WWOOFing in Pirenópolis, Brazil - Part II

…continued from Part One

Friday, July 19

This morning Julia invited me to accompany the Chileans to a nearby cachoiera (waterfall). They were unable to get a taxi for the trip out so I was the chauffeur since Julia knows and trusts my driving abilities. It was a pretty spot with refreshing waters and an impressive cacsade. I chatted with the Chileans while enjoying the sunshine, I even was able to manage a short meditation beside a smaller waterfall which cooled me with its light spray.

At the waterfall outside of Pirenópolis

As for WWOOF work, today I repaired another splitting table so more glue and tiny nails. I continued clearing out irrigation canals and helped Julia by dropping off the Chileans in town and running some errands for her so she could concentrate on school work.

I did some laundry today, great to use a nice deep sink. As I churned the dirty laundry in the basin I spotted a nearby serene praying mantis (or rather a phasmatodea). Critters are everywhere: ants, geckos, frogs, spiders, moths, flies, mosquitoes, butterflies, bees and a host of other small insects. I’ve become an expert at shooing them from my room since there’s almost always a new friend to greet me when entering. At first it was a bother but no longer – there’s little here that will harm and they are just trying to get through each day like the rest of us.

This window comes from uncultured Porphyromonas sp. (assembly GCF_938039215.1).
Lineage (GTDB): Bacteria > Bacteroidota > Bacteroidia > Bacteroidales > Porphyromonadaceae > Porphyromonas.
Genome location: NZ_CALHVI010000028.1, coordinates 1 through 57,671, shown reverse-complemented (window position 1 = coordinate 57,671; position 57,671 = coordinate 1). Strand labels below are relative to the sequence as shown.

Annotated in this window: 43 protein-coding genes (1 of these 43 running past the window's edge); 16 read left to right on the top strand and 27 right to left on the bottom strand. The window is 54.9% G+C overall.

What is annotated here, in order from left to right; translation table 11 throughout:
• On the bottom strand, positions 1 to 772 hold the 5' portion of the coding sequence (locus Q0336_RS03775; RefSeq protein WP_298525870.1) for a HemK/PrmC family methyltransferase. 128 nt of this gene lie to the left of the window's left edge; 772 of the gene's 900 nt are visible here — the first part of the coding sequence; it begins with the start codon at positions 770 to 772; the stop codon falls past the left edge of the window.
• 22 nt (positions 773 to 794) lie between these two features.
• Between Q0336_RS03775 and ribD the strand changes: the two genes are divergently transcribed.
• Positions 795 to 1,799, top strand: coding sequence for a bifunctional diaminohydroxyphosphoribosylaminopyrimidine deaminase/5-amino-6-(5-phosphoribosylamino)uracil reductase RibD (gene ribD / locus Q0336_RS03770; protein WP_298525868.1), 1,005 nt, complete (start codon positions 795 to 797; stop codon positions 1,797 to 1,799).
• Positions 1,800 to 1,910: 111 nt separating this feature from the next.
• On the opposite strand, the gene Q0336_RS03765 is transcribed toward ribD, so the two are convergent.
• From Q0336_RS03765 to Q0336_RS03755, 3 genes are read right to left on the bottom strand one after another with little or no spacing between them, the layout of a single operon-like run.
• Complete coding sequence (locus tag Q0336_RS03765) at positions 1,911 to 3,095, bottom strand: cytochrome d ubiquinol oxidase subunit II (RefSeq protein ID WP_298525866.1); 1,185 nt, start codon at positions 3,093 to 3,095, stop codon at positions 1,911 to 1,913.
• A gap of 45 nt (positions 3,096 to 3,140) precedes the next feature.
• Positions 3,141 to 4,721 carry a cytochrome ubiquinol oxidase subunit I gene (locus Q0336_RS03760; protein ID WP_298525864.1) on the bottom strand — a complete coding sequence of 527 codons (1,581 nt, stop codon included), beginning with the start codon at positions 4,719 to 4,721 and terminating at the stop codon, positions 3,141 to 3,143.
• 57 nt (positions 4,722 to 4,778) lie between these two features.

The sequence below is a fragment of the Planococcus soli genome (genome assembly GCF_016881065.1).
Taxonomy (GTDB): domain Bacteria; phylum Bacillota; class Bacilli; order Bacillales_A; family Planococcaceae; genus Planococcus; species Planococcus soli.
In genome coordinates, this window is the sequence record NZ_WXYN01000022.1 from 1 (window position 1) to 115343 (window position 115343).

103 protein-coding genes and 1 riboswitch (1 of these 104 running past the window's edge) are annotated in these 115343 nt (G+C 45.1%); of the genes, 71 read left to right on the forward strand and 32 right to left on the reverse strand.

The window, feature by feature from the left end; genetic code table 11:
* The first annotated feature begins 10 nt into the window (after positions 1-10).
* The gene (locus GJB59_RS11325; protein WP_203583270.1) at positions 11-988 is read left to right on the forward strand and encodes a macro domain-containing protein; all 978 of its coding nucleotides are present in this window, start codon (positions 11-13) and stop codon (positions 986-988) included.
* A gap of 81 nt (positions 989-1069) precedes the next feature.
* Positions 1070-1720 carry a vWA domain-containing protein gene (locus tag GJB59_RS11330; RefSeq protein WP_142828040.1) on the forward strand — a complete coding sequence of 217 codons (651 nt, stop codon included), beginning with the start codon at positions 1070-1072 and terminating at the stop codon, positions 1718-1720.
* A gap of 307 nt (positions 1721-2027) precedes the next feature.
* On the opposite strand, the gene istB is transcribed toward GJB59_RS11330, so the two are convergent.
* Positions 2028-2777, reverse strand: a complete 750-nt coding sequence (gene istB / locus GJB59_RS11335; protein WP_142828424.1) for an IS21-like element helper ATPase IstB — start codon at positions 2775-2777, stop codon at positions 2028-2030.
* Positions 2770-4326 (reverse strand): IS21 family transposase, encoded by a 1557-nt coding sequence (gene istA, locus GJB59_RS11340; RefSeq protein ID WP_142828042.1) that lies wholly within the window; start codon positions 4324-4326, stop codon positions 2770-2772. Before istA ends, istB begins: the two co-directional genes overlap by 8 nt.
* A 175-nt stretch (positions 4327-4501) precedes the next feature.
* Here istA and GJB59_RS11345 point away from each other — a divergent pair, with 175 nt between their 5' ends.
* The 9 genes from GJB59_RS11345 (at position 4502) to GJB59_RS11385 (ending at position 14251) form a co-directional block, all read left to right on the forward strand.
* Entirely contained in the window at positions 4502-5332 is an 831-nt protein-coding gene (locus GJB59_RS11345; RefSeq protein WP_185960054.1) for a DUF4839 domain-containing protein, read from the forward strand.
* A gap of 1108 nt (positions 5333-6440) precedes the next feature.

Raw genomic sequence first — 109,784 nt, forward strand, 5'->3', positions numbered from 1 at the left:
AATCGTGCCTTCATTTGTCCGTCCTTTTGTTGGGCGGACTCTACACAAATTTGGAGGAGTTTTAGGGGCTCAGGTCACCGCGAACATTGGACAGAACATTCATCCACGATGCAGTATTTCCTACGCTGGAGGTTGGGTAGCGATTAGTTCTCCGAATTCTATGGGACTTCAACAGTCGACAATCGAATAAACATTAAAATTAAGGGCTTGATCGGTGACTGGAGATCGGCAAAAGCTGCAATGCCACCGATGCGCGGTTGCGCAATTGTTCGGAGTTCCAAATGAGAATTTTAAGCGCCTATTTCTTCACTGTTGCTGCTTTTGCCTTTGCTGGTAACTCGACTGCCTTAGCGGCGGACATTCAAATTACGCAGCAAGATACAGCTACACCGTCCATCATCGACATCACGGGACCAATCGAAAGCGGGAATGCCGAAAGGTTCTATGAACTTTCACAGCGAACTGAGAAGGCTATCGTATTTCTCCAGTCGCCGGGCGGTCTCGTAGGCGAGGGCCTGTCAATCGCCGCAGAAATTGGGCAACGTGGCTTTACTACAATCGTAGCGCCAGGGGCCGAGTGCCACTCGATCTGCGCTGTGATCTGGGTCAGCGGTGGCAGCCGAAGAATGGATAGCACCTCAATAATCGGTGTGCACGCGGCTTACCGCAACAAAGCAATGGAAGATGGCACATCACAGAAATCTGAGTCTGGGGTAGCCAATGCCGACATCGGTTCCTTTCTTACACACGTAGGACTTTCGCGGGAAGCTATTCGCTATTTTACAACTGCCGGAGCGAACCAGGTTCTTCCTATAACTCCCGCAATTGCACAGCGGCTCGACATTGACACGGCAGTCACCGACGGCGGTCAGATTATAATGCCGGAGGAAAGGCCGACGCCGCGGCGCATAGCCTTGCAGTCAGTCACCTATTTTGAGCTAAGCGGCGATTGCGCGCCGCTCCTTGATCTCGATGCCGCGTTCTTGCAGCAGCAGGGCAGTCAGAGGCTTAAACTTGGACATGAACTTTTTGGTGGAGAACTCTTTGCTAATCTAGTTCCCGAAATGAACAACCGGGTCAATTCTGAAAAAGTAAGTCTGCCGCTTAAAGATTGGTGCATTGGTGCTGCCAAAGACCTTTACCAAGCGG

Praying mantis or phasmatodea? Potato, potahto...

I’m starting to get that restless feeling – it’ll be time to move on in a few days. I was planning to spend a couple of weeks on a WWOOF farm but frankly there’s little farm work. I’ve almost completed Julia’s to-do list and she seems somewhat harried by all the guests (10 Chileans + me!) and her end-of-semester pressures at the university. So I’ll talk to her tomorrow and let her know I plan to leave after the weekend, I doubt this will be an issue.